Personalized dendritic cell vaccines for cancer, via adoptive immunotherapy, are successfully developed and autologously administered to patients coming to Asia, and more specifically, within the Philippines at the Subic Institute for Regenerative Medicine. The results of this case study of cancer and immunotherapy via pulsed dendritic cells, can serve as another example of safety for future cancer vaccine development.

Dendritic Cell Therapy for Cancer:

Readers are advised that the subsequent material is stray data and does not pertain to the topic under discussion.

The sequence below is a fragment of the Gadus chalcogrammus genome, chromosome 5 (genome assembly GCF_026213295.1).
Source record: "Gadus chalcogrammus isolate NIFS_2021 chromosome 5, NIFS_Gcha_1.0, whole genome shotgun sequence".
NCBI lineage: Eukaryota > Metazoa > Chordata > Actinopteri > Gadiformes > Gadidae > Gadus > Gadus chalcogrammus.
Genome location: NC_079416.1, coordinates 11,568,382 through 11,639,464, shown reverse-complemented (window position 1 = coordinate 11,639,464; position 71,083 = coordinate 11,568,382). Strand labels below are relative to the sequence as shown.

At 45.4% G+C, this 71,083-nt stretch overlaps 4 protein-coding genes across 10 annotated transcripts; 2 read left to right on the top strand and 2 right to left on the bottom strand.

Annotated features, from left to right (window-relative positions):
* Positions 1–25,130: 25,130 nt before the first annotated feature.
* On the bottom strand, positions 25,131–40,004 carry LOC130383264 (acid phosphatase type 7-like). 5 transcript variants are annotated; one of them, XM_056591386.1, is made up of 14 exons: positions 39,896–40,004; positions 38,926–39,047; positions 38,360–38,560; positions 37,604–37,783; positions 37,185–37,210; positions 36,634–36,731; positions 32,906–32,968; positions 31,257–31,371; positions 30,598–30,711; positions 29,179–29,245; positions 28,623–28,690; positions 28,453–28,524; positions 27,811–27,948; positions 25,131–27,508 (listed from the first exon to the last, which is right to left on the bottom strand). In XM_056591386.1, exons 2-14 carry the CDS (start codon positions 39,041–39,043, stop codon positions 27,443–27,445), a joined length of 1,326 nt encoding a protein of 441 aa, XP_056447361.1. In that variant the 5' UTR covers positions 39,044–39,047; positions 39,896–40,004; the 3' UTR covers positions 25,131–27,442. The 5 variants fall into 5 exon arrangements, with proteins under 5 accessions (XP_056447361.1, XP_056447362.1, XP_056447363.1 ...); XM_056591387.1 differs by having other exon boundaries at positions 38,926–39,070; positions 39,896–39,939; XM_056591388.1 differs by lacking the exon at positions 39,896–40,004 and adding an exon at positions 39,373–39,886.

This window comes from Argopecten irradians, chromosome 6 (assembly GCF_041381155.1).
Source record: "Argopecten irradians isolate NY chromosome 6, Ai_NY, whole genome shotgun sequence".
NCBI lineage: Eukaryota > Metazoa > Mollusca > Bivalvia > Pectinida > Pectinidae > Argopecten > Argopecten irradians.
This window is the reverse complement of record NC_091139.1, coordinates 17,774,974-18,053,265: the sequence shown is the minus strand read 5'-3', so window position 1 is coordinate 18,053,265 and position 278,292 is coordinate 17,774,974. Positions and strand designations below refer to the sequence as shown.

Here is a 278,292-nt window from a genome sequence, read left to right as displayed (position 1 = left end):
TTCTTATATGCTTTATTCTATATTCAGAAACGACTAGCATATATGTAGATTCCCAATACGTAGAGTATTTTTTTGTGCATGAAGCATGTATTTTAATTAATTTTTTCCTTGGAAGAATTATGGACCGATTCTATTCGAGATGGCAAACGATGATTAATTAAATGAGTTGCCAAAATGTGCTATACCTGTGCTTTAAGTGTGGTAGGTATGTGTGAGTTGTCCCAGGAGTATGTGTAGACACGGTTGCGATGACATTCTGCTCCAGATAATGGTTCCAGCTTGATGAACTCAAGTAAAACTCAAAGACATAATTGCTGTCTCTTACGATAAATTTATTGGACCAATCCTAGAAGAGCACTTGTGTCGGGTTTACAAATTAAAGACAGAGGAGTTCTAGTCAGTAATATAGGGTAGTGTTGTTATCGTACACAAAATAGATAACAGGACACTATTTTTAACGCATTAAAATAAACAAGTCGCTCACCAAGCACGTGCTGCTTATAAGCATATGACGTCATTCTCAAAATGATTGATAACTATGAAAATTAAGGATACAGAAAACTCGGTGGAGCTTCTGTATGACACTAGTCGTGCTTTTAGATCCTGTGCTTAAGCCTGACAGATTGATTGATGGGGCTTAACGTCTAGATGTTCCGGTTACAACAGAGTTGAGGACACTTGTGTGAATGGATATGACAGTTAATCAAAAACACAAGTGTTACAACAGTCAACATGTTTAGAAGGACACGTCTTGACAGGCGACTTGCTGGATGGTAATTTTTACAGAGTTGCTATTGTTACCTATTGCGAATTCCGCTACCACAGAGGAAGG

Related Articles A Novel Fusion of ALT-803 (Interleukin (IL)-15 Superagonist) with an Antibody Demonstrates Antigen-specific Antitumor Responses. J Biol Chem. 2016 Nov 11;291(46):23869-23881 Authors: Liu B, Kong L, Han K, Hong H, Marcus WD, Chen X, Jeng EK, Alter S, Zhu X, Rubinstein MP, Shi S, Rhode PR, Cai W, Wong HC Abstract IL-15 and its receptor α (IL-15Rα) are co-expressed on antigen-presenting cells, allowing transpresentation of IL-15 to immune cells bearing IL-2RβγC and stimulation of effector immune responses. We reported previously that the high-affinity interactions between an IL-15 superagonist (IL-15N72D) and the extracellular IL-15Rα sushi domain (IL-15RαSu) could be exploited to create a functional scaffold for the design of multivalent disease-targeted complexes. The IL-15N72D·IL-15RαSuFc complex, also known as ALT-803, is a multimeric complex constructed by fusing IL-15N72D·IL-15RαSu to the Fc domain of IgG1. ALT-803 is an IL-15 superagonist complex that has been developed as a potent antitumor immunotherapeutic agent and is in clinical trials. Here we describe the creation of a novel fusion molecule, 2B8T2M, using the ALT-803 scaffold fused to four single chains of the tumor-targeting monoclonal antibody rituximab. This molecule displays trispecific binding activity through its recognition of the CD20 molecule on tumor cells, stimulation via IL-2RβγC displayed on immune effector cells, and binding to Fcγ receptors on natural killer cells and macrophages. 2B8T2M activates natural killer cells to enhance antibody-dependent cellular cytotoxicity, mediates complement-dependent cytotoxicity, and induces apoptosis of B-lymphoma cells. Compared with rituximab, 2B8T2M exhibits significantly stronger antitumor activity in a xenograft SCID mouse model and depletes B cells in cynomolgus monkeys more efficiently. Thus, ALT-803 can be modified as a functional scaffold for creating multispecific, targeted IL-15-based immunotherapeutic agents and may serve as a novel platform to improve the antitumor activity and clinical efficacy of therapeutic antibodies. PMID: 27650494 [PubMed - indexed for MEDLINE]